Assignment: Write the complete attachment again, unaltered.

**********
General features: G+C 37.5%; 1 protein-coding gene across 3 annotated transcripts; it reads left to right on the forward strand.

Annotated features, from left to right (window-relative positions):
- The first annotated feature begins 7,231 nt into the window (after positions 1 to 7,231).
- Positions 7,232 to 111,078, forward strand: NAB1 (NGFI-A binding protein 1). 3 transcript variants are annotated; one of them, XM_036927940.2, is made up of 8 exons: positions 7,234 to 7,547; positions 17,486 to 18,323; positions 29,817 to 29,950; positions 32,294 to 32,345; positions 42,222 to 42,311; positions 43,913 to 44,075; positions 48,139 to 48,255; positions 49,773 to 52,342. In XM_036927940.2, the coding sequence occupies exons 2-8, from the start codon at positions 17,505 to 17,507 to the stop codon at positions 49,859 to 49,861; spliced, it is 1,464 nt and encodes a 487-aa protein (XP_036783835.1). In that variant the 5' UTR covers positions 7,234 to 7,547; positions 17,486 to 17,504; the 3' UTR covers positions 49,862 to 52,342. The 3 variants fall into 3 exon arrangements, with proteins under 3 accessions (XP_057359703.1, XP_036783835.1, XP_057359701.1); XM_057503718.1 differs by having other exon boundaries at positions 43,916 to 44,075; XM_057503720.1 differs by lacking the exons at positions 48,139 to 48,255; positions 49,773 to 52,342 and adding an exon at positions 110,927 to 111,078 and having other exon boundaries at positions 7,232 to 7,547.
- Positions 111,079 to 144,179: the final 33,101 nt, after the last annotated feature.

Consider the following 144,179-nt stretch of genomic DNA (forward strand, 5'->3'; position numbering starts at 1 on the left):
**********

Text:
General features: G+C 37.5%; 1 protein-coding gene across 3 annotated transcripts; it reads left to right on the forward strand.

Annotated features, from left to right (window-relative positions):
- The first annotated feature begins 7,231 nt into the window (after positions 1 to 7,231).
- Positions 7,232 to 111,078, forward strand: NAB1 (NGFI-A binding protein 1). 3 transcript variants are annotated; one of them, XM_036927940.2, is made up of 8 exons: positions 7,234 to 7,547; positions 17,486 to 18,323; positions 29,817 to 29,950; positions 32,294 to 32,345; positions 42,222 to 42,311; positions 43,913 to 44,075; positions 48,139 to 48,255; positions 49,773 to 52,342. In XM_036927940.2, the coding sequence occupies exons 2-8, from the start codon at positions 17,505 to 17,507 to the stop codon at positions 49,859 to 49,861; spliced, it is 1,464 nt and encodes a 487-aa protein (XP_036783835.1). In that variant the 5' UTR covers positions 7,234 to 7,547; positions 17,486 to 17,504; the 3' UTR covers positions 49,862 to 52,342. The 3 variants fall into 3 exon arrangements, with proteins under 3 accessions (XP_057359703.1, XP_036783835.1, XP_057359701.1); XM_057503718.1 differs by having other exon boundaries at positions 43,916 to 44,075; XM_057503720.1 differs by lacking the exons at positions 48,139 to 48,255; positions 49,773 to 52,342 and adding an exon at positions 110,927 to 111,078 and having other exon boundaries at positions 7,232 to 7,547.
- Positions 111,079 to 144,179: the final 33,101 nt, after the last annotated feature.

Consider the following 144,179-nt stretch of genomic DNA (forward strand, 5'->3'; position numbering starts at 1 on the left):